Today is my son’s last day at Little Forest Folk. He will be returning for holiday camps but today is his last official day as a daily member of the nursery community. It’s an incredibly emotional day as it’s the end of an era and the end of a precious and extremely special part of his childhood.
It’s an interesting day as I’m quite teary but he’s not. Our experience of our son spending his childhood in the forest has transformed his life and his character in a profound way. He joined the forest as a shy and linear 2 year old boy, who liked organising things into lines and didn’t show many signs of creativity. He was hesitant sharing his views and was dependent on having familiar adults nearby at all times. He liked to quietly observe and follow in activities, never leading and rarely offering suggestions in play. He rarely initiated conversations, preferring to explore the forest in his own time, alone or with a familiar adult.
I imagine that his friends and educators in the forest reading this now may be laughing at the very idea of Jack being the child described above. He’s now a supremely confident, ridiculously talkative little boy, who leads great escapades in the forest. His imagination and creativity knows no limits and is the spark for wonderful activities with his friends.
We are so happy we decided to let him stay in the forest for his reception year instead of going into conventional schooling. He is like an intensely, fizzing ball of curiosity, the likes of which we’ve rarely seen in a 5 year old before. Allowing him to lead his own learning has, contrary to many people’s concerns that left to their own devices children will reject learning and ‘just play’, ignited deep passions in history and science. Our beautifully geeky little boy loves nothing more than talking through the history of the world, always pausing for a deep discussion on Australopithecus which are his favourite part of evolution. He also loves to play with history of the modern world, from writing books on World War 2, to drawing out his favourite eras in history. He quite likes the Victorian era as he feels he has a secret knowledge of the Victorians as they think they invented most of the great inventions within history but actually he knows that fire was discovered centuries before then and without fire the Victorians wouldn’t have existed!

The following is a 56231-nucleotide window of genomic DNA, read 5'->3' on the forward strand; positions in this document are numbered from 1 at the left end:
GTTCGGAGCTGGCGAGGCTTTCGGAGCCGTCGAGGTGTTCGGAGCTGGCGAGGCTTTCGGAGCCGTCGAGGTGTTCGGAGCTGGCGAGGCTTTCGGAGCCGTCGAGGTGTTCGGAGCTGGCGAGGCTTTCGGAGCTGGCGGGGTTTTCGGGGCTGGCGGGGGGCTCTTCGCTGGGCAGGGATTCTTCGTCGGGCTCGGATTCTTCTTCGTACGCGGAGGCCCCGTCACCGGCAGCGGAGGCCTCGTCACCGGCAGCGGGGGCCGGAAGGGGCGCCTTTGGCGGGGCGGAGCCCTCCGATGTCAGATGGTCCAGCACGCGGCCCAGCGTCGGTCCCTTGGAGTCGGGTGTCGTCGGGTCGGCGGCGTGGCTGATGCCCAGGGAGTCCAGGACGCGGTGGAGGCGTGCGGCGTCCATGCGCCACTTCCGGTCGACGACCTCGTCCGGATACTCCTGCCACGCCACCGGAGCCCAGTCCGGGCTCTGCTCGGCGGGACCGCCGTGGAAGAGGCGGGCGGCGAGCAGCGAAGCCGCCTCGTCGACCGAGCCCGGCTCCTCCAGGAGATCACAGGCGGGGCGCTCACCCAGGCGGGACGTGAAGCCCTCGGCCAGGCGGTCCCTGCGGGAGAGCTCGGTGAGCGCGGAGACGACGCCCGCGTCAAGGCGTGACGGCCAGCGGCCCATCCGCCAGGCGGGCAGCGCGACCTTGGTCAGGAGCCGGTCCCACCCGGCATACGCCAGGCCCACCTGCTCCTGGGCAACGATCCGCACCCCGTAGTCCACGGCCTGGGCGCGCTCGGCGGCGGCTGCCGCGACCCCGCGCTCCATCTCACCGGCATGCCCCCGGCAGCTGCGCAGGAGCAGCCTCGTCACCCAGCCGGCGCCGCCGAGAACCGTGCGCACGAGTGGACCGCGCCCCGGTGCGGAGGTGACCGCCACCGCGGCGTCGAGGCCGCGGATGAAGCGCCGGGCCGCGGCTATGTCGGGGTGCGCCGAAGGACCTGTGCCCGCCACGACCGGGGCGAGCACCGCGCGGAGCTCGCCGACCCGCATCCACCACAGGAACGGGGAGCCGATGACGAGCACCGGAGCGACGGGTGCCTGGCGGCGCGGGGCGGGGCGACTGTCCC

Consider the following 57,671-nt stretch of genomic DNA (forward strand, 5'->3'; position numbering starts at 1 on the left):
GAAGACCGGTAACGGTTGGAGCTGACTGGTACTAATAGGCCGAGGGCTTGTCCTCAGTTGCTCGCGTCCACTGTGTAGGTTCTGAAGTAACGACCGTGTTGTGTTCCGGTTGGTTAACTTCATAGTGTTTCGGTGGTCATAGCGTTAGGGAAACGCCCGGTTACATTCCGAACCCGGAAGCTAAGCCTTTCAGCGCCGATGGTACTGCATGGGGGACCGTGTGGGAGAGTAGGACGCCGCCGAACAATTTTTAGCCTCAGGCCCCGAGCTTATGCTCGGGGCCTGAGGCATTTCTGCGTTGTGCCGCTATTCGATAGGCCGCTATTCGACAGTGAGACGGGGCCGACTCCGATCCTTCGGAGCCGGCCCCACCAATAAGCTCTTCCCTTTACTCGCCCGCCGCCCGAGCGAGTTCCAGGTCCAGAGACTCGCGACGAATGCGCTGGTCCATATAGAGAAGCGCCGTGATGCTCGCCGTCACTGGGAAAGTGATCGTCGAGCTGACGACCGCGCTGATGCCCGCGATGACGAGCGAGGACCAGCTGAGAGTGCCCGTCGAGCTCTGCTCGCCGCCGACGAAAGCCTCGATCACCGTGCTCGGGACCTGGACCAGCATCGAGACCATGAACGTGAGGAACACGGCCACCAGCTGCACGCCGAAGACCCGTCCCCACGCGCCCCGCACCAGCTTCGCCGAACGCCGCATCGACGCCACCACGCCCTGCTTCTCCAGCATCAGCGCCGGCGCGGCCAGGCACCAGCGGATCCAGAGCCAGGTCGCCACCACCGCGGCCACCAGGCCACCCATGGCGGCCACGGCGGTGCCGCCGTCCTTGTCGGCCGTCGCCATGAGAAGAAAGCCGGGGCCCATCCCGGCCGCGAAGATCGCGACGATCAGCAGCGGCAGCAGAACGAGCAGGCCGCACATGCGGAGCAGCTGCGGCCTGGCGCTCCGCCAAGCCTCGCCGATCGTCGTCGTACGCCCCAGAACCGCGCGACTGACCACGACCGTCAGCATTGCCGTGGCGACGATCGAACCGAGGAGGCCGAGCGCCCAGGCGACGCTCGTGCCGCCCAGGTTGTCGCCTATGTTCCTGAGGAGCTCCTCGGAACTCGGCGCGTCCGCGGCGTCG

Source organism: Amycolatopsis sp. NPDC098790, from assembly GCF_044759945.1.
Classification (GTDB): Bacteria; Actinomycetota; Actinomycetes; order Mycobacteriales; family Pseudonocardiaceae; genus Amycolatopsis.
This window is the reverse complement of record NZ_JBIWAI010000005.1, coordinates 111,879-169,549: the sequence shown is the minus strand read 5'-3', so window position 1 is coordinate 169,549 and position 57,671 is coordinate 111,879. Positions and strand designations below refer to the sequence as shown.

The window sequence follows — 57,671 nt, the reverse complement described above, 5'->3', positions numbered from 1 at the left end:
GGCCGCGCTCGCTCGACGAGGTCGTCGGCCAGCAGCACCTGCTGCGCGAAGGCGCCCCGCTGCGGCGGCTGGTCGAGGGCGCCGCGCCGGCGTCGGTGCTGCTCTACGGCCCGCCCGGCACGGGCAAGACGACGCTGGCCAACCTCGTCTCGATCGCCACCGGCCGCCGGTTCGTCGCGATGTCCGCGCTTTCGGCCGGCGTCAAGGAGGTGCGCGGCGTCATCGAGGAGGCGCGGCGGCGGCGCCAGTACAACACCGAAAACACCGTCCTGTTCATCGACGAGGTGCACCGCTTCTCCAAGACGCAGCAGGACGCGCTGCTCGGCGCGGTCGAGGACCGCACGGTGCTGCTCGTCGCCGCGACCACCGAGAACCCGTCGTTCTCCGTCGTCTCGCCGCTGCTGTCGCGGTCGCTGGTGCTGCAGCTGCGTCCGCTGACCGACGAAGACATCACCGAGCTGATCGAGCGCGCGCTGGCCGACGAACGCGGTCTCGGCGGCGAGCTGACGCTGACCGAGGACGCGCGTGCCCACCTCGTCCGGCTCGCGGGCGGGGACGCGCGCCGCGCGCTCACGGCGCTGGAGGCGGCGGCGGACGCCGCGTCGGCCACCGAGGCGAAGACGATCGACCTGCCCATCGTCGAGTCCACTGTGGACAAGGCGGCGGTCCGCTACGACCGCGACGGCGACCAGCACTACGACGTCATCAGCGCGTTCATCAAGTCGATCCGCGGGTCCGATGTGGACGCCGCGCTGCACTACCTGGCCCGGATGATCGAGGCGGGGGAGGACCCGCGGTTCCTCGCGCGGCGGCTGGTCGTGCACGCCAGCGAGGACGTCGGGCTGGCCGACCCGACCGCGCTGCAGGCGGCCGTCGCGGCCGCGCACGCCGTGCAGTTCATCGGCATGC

He loves nothing more to conduct scientific experiments as he wants to know why and how everything works. From figuring out how planes take off to trying to create fireworks displays, his thirst for knowledge and his desire to figure things out knows no bounds.
His favourite toy in the whole world is a stick. In an era of children sometimes needing to be prised away from iPads and computer games, it gladdened my heart to be told quite sternly recently that this particular stick was his favourite stick as it looks like an axe from the stone age and that if I broke it I’d need to find at least a thousand pounds to replace it.
I knew he would miss his friends, both big and small, especially his best friend & favourite educator Emma. Luckily one his closest small friends is coming along to home education with him so they can share adventures in the future together. What I hadn’t predicted, what I hadn’t anticipated until I collected him today was the deep connection that Jack has to ‘his’ forest. To the nature he’s been surrounded by for the past 3 years. To his favourite trees. Jack’s only distress at leaving today was the thought that he will never see the forest again. We reassured him that we will visit his forest regularly and that of course he will be back for holiday camps. What a lucky boy to have made so many memories in such a beautiful environment.
My baby has developed from a clinging, nervous, ordered little boy into a creative 5 year old brimming with excitement, ideas and wanting to burst forth and into the world. We’ve had an incredible few years in the forest. He will take great memories, wonderful friendships with children and adults alike and fantastic learning from his time there. But whilst I slightly tearily lament the end of an era, Jack with his confident, independent, resilient and wonderfully positive outlook on life is ready. He’s had an amazing time and his wonderful educators have helped him develop into someone ready and excited to start the next stage of his life.
Thanks to the fabulous team at Wimbledon for the memories and watch out world, here comes another graduate of Little Forest Folk!
Leanna Barrett - Little Forest Folk Founder